Use of Adderall in a college setting brings up complications with competition and grades. Some students on, “The BoredAt Web Sites”(Talbot, 655), present concerns with, “Occasional dissents (I think there should be random drug testing at every exam)” Considering the performance and focus boost neuroenhancers can provide, this can give a helping hand to studying. While some students use neuroenhancers to get ahead, that leaves the other students at a disadvantage, similar to athletes who dope to get ahead, a newer concept-“brain doping”(Talbot, 659). And just like sports, College is also competitive, especially focusing at high professionalism doctorate programs, where the best of the best are picked.
While banning the use of neuroenhancers may seem like a good idea, the user will not care about if they are banned or not, the problem will still stay present. Talbot spoke to Alex again, saying “he had gone back to taking Adderall-a small dose every day. He felt that he was learning to use the drug in a more “disciplined” manner.”(660) It appeared to yield results in a change of mentality and use, as Alex stated, “it was less about staying up late to finish homework he should have done earlier, and more “about staying focussed on work, which makes me want to work longer hours.” The use itself of adderall isn’t necessarily that bad part, as it it the misuse for inappropriate reasons to either get ahead or do what should have been done. For Alex, it boiled down to his concept of use, he controlled his use of Adderall to improve his work ethic, rather than to demoralize it’s use for better grades and lack of a work ethic to begin with. Neurohancers don’t need to be banned, but rather people need to be educated on the effects and consequences of it, so they can learn to control it in Alex’s “disciplined manner”(Talbot, 660). The drug itself is not the problem, but the misuse and lack of understanding on it’s use. While banning it is pointless, controlling it, and how people ethically use it should be the point of focus moving on.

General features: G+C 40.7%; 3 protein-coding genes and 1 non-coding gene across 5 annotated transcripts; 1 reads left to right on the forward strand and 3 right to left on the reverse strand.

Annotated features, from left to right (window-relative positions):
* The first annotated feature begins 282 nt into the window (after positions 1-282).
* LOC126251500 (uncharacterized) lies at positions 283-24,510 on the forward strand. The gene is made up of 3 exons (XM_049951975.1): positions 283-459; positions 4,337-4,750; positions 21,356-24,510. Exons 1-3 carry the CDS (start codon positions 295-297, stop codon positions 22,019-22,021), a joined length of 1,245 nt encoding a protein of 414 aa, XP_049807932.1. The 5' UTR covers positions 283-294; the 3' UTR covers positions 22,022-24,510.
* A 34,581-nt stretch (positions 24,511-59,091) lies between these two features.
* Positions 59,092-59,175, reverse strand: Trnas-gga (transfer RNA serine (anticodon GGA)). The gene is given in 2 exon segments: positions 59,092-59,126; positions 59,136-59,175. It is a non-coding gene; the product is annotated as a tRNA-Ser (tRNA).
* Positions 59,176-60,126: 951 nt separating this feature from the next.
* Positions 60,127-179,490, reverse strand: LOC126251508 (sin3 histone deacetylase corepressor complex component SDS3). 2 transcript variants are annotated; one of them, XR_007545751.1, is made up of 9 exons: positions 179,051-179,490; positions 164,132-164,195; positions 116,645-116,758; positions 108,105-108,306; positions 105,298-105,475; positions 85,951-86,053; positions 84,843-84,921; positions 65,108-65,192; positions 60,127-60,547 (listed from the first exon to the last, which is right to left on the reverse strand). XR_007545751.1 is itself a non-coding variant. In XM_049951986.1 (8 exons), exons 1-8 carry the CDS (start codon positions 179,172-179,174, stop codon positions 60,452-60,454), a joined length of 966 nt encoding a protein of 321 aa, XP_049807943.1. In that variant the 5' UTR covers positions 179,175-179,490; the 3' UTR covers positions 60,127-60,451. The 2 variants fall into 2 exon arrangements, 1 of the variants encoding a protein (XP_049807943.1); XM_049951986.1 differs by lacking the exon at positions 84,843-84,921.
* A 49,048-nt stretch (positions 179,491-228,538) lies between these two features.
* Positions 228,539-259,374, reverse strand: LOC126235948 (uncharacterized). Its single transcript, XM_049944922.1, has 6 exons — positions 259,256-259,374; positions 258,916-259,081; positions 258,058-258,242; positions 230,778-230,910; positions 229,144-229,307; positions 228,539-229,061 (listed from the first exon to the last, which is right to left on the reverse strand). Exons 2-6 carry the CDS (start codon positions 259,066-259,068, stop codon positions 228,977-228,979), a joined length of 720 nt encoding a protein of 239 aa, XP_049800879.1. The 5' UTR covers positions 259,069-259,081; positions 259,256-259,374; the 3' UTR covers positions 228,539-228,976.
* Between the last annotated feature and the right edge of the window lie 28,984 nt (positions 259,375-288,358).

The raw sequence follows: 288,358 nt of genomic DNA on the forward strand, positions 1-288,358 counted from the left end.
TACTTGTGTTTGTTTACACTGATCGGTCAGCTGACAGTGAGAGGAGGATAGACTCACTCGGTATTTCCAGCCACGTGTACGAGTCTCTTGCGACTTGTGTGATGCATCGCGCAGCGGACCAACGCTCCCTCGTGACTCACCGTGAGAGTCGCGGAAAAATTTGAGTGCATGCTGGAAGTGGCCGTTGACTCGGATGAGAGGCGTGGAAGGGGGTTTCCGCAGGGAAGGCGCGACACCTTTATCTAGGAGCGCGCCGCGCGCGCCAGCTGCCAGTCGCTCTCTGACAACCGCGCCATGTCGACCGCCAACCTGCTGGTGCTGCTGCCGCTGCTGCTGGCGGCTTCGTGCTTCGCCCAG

Jardin, Bianca, et al. “Characteristics of College Students with Attention-Deficit Hyperactivity Disorder Symptoms Who Misuse Their Medications.” Journal of American College Health, vol. 59, no. 5, Apr/May2011, pp. 373-377. EBSCOhost, doi: 10.1080/07448481.2010.513073
McCabe, Sean Esteban, et al. “Non-Medical Use of Prescription Stimulants among US College Students: Prevalence and Correlates from a National Survey.” Addiction, vol. 100, no. 1, Jan. 2005, pp. 96-106. EBSCOhost, doi:10.1111/j.1360-0443.2005.00944.x
Talbot, Margaret. “Brain Gain: The Underground World of “Neuroenhancing” Drugs.” The New Yorker, web, 19 June 2017, www.newyorker.com/magazine/2009/04/27/brain-gain.